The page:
Note the wax will be crystalline at these low temperatures so it must be heated a bit to mix in correctly.
     
  5. gtflash
    Joined: Jun 2006
    Posts: 128
    Likes: 0, Points: 16, Legacy Rep: 10
    Location: uk

    gtflash Senior Member

    Thanks all. Got most of it off today. Just the corners to tackle.

    I am worried it will happen again. It's 10 degrees in workshop at the moment so I am dubious at recovering yet. I have read that wax is harder to get right than pva Rosie inhibit. Is that true? I didn't warm the wax up but mixed it at 2%. Catalysed at 2%. I wasn't sure if I need to increase catalist with another substance in it

    First batch went off lovely and it's a real shame. I got a very good finish in most places.

    Ps it's been 2 weeks now so I can't imagine it's going to do anything now.
     
  6. SukiSolo
    Joined: Dec 2012
    Posts: 1,270
    Likes: 25, Points: 0, Legacy Rep: 271
    Location: Hampshire UK

    SukiSolo Senior Member

    I'd check the state of the wax. It goes into crystals, or almost a solid state at low temperatures, hence it needs to be warmer to be a liquid. It also needs to migrate to the surface after application so local heat is a boon. A small element blower will work or a small say 0.65Kw oil rad convecting over the surface.

    You should be able to 'feel' the mix and maybe see the crystals if they are still there. The mix should be really fluid prior to adding hardener.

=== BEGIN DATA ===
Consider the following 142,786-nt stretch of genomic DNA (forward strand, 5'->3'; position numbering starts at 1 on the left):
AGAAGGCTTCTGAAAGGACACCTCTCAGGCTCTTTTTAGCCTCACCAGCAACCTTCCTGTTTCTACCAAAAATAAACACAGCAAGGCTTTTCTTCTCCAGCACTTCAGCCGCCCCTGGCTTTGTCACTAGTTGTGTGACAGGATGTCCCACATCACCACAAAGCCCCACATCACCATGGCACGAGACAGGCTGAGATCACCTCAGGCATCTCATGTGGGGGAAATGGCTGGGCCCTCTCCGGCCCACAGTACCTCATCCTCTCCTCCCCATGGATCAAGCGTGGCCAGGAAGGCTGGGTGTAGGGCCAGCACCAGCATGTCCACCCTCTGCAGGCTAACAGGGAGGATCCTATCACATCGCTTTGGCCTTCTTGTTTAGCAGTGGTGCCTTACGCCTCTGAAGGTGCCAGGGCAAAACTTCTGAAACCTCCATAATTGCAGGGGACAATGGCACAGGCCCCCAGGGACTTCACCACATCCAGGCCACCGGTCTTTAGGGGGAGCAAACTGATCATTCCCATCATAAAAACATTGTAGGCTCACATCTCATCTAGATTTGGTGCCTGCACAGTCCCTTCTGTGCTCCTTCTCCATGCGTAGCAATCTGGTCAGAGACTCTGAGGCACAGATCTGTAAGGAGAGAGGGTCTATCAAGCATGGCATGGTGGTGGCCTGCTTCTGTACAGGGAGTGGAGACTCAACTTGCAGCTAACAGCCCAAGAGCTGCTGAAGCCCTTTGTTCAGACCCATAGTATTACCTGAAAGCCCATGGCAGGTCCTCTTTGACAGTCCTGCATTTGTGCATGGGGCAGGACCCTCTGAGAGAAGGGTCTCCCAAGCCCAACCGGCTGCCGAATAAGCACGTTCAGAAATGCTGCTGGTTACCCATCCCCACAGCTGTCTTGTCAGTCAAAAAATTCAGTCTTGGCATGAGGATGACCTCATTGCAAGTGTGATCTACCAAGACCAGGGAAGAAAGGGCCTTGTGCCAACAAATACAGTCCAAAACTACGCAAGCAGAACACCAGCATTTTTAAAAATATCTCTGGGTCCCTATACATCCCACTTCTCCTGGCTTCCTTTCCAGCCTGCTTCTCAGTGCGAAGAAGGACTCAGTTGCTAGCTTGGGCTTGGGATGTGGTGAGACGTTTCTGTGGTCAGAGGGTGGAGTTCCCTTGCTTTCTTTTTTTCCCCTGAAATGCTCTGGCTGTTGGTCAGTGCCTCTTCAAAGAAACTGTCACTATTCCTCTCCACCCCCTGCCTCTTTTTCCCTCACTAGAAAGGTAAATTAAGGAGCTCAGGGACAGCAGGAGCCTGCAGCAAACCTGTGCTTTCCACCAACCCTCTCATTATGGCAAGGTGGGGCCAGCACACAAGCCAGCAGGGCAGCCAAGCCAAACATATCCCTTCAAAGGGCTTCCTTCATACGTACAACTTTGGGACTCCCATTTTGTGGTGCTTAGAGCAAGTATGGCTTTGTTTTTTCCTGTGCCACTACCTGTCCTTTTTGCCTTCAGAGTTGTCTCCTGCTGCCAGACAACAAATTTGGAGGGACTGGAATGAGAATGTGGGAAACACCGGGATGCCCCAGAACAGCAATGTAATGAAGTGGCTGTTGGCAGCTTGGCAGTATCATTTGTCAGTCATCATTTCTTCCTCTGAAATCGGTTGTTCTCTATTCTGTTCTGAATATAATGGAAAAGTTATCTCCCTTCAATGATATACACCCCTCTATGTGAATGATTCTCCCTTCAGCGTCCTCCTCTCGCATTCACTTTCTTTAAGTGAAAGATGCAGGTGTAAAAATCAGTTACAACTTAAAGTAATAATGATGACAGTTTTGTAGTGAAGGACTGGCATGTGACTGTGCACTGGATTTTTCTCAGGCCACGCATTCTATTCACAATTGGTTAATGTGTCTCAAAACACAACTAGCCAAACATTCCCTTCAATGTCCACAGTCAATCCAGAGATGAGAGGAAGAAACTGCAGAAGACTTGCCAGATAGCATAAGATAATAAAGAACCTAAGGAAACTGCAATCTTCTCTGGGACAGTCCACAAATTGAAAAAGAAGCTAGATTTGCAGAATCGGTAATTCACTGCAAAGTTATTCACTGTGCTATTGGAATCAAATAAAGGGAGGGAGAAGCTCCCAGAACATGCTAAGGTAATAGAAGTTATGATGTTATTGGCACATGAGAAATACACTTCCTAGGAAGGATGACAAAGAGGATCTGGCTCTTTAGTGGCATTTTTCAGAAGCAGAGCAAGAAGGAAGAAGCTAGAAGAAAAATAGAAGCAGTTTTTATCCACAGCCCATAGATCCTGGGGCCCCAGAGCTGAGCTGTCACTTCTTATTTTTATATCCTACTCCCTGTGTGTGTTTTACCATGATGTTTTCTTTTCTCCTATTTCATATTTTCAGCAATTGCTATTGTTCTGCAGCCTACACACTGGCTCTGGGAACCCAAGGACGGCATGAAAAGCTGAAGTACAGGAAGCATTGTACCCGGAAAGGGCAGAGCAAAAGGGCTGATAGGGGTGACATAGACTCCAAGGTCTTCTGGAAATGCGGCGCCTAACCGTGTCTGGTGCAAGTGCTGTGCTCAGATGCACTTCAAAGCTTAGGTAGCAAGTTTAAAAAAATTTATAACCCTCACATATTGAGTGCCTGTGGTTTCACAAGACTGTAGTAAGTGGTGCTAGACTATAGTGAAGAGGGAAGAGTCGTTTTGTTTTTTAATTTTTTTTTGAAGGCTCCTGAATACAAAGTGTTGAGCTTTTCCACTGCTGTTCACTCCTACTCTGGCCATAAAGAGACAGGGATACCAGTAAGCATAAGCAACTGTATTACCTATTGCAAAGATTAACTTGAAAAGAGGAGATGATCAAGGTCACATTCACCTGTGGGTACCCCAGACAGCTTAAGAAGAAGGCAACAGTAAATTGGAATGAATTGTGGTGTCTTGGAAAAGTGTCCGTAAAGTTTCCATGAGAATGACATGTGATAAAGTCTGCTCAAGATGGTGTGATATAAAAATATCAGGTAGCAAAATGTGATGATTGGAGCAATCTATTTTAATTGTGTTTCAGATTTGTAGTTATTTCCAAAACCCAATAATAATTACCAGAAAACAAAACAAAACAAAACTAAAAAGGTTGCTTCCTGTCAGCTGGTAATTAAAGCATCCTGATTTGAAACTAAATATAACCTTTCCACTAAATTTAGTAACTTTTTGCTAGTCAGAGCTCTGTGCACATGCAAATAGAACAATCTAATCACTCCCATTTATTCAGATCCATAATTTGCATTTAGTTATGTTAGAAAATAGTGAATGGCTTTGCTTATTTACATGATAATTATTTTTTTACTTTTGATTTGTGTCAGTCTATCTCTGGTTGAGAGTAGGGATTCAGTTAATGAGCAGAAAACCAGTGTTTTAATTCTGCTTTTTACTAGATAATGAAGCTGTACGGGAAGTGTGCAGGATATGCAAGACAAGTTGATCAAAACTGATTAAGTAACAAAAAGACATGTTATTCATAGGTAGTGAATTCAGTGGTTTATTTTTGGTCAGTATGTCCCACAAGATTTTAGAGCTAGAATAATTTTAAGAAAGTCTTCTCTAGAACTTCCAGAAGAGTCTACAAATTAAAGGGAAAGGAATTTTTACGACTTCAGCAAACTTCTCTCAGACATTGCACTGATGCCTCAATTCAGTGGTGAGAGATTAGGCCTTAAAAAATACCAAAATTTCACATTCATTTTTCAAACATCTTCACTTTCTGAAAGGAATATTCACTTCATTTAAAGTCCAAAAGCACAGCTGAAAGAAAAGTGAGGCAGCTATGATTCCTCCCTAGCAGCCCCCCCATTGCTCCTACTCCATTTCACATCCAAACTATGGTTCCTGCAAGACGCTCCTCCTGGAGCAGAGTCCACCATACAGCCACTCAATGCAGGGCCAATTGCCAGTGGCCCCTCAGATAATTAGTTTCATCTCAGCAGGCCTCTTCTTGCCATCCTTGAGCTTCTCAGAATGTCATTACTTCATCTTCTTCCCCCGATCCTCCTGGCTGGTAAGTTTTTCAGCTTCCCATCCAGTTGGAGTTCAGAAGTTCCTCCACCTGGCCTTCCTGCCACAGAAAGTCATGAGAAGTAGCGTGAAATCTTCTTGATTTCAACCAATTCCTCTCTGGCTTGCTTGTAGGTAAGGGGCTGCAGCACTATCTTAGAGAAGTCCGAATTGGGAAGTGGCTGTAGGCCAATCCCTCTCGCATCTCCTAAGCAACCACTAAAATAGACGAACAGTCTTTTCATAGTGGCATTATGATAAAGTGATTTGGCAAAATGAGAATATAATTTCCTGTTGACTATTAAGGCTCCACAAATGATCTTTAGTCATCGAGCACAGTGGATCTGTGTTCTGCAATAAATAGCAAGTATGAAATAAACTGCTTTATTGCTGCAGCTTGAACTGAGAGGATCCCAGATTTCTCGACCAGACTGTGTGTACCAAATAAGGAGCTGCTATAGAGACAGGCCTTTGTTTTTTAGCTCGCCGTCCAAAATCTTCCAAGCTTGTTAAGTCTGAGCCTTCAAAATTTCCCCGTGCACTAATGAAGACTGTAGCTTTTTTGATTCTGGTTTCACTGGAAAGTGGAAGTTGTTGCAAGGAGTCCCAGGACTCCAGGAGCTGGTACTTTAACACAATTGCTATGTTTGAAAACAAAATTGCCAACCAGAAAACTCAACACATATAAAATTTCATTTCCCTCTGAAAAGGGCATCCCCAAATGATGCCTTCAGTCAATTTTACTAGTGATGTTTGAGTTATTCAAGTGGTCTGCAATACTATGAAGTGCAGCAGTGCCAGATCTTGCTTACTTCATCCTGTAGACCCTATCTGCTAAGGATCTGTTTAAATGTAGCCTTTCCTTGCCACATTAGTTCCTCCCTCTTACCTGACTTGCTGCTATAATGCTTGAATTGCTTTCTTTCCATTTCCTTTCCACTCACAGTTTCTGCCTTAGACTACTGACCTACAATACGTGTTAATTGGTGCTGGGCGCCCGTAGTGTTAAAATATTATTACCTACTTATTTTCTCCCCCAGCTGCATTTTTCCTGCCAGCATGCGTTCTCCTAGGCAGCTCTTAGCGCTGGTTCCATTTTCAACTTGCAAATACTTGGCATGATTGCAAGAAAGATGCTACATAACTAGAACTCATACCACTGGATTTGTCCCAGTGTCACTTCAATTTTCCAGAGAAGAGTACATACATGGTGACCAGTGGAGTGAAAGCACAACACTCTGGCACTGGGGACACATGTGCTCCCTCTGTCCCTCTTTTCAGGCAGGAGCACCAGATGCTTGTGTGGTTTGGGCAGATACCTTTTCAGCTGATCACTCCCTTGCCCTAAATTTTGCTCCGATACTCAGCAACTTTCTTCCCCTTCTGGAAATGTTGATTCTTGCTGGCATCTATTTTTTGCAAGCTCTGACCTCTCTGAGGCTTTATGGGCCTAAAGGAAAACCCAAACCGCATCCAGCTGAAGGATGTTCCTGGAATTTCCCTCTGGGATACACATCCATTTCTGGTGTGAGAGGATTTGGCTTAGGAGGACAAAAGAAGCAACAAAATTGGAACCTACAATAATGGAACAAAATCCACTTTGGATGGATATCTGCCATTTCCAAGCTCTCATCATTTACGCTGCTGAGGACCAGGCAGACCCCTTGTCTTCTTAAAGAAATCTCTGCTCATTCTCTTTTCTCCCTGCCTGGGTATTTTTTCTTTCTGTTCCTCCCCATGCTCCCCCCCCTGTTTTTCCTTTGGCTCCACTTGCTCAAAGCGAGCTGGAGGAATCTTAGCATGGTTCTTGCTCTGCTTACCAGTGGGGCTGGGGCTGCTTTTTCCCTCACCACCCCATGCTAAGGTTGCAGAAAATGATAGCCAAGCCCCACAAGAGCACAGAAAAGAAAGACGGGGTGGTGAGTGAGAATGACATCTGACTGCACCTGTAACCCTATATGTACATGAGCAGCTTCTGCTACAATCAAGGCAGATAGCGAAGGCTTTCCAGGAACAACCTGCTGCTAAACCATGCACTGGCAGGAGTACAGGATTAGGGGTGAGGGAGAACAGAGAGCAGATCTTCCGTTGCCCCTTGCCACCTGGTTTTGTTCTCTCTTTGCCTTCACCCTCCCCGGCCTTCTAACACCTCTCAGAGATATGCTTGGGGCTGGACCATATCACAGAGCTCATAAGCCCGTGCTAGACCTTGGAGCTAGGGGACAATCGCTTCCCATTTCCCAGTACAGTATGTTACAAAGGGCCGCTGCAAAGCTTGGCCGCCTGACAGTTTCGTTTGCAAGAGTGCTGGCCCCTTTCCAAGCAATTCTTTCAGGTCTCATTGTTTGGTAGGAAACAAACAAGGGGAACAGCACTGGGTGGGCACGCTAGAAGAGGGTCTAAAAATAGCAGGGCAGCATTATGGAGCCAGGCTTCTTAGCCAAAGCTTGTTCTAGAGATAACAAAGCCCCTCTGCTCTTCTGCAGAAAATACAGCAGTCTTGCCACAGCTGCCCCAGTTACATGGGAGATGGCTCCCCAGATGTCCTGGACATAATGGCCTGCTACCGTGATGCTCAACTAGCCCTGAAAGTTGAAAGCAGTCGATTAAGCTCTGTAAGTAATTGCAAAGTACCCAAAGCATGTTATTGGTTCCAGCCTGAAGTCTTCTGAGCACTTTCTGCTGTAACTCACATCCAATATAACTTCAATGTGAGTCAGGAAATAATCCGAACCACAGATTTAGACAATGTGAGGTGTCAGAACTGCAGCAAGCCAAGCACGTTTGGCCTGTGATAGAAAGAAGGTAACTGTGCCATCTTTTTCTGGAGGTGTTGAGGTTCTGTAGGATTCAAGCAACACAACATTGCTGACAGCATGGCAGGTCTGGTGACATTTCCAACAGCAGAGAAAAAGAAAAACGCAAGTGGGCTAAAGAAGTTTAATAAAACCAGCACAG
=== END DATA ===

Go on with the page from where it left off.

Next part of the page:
7. ondarvr
    Joined: Dec 2005
    Posts: 2,297
    Likes: 241, Points: 63, Legacy Rep: 506
    Location: Monroe WA

    ondarvr Senior Member

    As mentioned, the wax solution needs to be warm enough to keep the wax dissolved in the styrene, at temps below around 20C it's possible for it to begin to solidify and separate (different suppliers use wax that may melt a different temp, higher or lower).

    Not only does the wax solution need to be warm, but so does the gel coat or it will begin to solidify as soon as you add it to the gel coat.

    If the reason for it not curing was related to temperature, then warming and recoating would have been fine. If you didn't mix the correct amount if catalyst, then it most likely would never cure correctly. If after warming it up later it didn't cure, then it was most likely not just a temperature issue. Having the surface stay tacky would be a normal consequence of cold temps and the wax not coming to the surface, but what's under that tacky surface should be hard.


    Since the first attempt worked well, I will assume all the products are in spec.

    Even a common heat lamp will be enough to allow the gel coat to cure correctly, or a simple tent over the part with a heater will work. No need to heat the entire room.

    Another thing to check is if there's any wax left in the solution you're adding to the gel coat. What can happen when it cools and the wax solidifies and floats to the surface, is the first time you pour some out almost all of the wax goes out in the first glug or two, after that there is very little left in the container, so all subsequent batches get little to no wax.